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11-12-2011 | Cardiometabolic | Article

Uric acid level may be a useful marker of cardiometabolic risk in women

Abstract

Free abstract

MedWire News: Hyperuricemia may predict development of the metabolic syndrome in women, suggest results of a study published in the journal Atherosclerosis.

The findings arise from a prospective study of 3857 Chinese individuals who were free from the metabolic syndrome at baseline. Chien-An Sun (Fu-Jen Catholic University, New Taipei City, Taiwan) and co-investigators examined the relationship between serum uric acid (SUA) levels and prevalence of the metabolic syndrome in these individuals over a mean follow-up of 5.41 years.

Hyperuricemia was defined as having SUA above 7.7 mg/dL for men and 6.6 mg/dL for women. The metabolic syndrome was defined according to a joint statement of the International Diabetes Federation Task Force on Epidemiology and Prevention, the National Heart, Lung, and Blood Institute, the American Heart Association, the World Heart Federation, the International Atherosclerosis Society, and the International Association for the Study of Obesity.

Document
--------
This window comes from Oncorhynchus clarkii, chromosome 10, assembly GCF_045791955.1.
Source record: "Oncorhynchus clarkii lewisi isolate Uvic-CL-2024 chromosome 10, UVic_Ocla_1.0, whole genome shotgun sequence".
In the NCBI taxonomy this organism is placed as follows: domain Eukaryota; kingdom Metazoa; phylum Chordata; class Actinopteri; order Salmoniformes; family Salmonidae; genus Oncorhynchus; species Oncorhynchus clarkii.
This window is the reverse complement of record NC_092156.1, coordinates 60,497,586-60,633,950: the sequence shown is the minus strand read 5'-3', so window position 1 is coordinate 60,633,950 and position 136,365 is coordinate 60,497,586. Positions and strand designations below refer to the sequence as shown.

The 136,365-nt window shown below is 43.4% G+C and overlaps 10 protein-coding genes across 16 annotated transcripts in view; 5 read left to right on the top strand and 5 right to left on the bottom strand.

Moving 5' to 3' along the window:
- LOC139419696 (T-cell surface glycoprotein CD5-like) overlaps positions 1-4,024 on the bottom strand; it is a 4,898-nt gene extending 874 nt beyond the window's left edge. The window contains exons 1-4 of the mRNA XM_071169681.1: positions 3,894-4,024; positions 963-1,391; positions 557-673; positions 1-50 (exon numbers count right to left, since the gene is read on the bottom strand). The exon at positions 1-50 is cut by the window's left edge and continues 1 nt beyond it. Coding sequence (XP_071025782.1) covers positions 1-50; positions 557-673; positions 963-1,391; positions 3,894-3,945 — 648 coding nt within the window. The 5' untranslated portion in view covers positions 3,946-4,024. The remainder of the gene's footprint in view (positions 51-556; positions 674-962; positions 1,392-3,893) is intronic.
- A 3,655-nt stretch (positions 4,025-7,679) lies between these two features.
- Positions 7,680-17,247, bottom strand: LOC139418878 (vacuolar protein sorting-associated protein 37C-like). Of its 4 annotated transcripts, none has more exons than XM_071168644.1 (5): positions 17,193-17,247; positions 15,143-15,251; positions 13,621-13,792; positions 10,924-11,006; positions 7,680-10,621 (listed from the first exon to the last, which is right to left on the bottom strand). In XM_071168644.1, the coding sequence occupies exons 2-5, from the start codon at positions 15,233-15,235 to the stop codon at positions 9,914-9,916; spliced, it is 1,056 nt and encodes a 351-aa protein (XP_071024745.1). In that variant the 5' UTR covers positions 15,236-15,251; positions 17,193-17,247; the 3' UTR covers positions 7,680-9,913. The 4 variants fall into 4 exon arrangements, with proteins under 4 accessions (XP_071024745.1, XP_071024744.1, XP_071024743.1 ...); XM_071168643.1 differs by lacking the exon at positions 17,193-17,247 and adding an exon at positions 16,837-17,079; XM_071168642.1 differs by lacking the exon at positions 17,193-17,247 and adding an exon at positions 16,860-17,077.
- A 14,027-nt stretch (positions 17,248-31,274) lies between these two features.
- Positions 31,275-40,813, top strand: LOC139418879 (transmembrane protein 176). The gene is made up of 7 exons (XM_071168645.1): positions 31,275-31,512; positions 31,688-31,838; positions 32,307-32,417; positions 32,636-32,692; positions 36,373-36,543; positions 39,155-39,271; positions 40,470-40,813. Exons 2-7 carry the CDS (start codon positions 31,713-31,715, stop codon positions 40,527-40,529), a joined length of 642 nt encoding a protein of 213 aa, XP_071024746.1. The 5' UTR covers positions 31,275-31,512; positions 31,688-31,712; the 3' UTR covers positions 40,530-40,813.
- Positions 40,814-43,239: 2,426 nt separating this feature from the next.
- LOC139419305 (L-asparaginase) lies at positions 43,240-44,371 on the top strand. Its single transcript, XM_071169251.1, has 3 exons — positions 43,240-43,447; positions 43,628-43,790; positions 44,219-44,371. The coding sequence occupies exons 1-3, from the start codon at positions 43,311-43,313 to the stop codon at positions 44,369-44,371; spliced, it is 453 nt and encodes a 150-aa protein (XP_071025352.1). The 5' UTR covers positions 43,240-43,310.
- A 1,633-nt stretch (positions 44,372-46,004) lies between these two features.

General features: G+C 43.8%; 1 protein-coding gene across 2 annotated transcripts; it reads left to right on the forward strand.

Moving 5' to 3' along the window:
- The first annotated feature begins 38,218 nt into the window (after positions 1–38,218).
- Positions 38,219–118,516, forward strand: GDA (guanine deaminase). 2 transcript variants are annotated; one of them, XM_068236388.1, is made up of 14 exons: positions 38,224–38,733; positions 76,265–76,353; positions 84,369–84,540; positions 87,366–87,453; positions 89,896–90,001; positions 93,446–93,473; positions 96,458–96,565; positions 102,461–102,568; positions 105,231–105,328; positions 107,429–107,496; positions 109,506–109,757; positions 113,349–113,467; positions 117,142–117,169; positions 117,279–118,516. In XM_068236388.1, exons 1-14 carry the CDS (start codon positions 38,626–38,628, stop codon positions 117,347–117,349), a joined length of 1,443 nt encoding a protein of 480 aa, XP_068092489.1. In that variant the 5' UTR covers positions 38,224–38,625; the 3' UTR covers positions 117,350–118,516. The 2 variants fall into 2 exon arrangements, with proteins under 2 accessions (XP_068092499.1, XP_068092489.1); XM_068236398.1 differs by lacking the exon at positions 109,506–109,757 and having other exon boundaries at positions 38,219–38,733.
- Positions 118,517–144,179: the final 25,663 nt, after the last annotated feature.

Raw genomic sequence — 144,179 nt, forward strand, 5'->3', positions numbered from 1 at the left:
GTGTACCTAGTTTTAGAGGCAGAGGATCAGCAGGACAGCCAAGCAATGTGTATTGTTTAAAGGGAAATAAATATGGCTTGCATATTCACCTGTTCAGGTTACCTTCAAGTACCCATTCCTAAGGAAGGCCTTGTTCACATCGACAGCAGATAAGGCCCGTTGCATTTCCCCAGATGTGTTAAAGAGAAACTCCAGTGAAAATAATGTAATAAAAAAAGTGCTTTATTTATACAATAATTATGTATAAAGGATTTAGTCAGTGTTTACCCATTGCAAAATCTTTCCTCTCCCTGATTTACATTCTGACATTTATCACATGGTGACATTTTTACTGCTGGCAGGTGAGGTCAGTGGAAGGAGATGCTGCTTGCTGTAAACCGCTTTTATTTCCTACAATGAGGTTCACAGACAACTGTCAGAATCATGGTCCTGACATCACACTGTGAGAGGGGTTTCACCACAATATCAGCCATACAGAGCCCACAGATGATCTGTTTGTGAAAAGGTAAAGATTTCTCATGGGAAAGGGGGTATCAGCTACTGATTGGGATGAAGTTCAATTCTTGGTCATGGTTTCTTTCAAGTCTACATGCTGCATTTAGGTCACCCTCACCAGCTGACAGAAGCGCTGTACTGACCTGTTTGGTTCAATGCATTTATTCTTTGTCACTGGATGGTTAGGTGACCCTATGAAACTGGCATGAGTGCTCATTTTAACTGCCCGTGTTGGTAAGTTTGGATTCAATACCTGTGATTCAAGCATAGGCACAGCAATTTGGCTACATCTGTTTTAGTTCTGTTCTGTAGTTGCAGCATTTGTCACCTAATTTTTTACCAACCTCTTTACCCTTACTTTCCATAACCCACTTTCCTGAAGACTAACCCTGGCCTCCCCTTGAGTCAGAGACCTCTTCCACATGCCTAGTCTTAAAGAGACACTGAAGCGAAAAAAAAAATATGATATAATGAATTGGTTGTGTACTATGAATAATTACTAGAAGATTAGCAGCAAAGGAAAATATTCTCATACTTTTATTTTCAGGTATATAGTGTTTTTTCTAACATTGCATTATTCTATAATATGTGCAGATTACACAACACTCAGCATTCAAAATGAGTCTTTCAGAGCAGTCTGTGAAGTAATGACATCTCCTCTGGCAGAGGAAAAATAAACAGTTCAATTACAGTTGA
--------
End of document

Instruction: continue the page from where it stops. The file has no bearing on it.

The mean SUA concentration at baseline was 6.20 mg/dL (7.14 mg/dL for men and 5.42 mg/dL for women), and the overall prevalence of hyperuricemia was 25.5%.

The metabolic syndrome was reported in 476 individuals over the follow-up period, resulting in an incidence density of 22.8 per 1000 person-years.

Sun et al observed a significant stepwise increase in the incidence of the metabolic syndrome across tertiles of SUA, and this association was more robust in women than in men.

When associations were evaluated separately in men and women, the researchers found that women in the upper (≥5.8 mg/dL) and middle (4.7-5.7 mg/dL) tertiles of SUA had a 3.18- and 1.67-fold increased risk for developing the metabolic syndrome, respectively, compared with those in the lowest tertile (<6.4 mg/dL).

In men, those in the middle and upper tertiles of SUA exhibited an elevated risk for developing the metabolic syndrome compared with those in the lowest tertile, but this finding was not significant.

Of note, when the researchers evaluated the association between SUA levels and individual components of the metabolic syndrome they found that hyperuricemia tended to "interact additively with elevated blood pressure and elevated waist circumference" in women.

"Gender is an important factor in the inter-relationship between hyperuricemia and the metabolic syndrome," conclude the authors. "Further studies to explore the underlying mechanisms responsible for the gender-based association between SUA level and metabolic syndrome risk are warranted."

MedWire (www.medwire-news.md) is an independent clinical news service provided by Springer Healthcare Limited. © Springer Healthcare Ltd; 2011

By Nikki Withers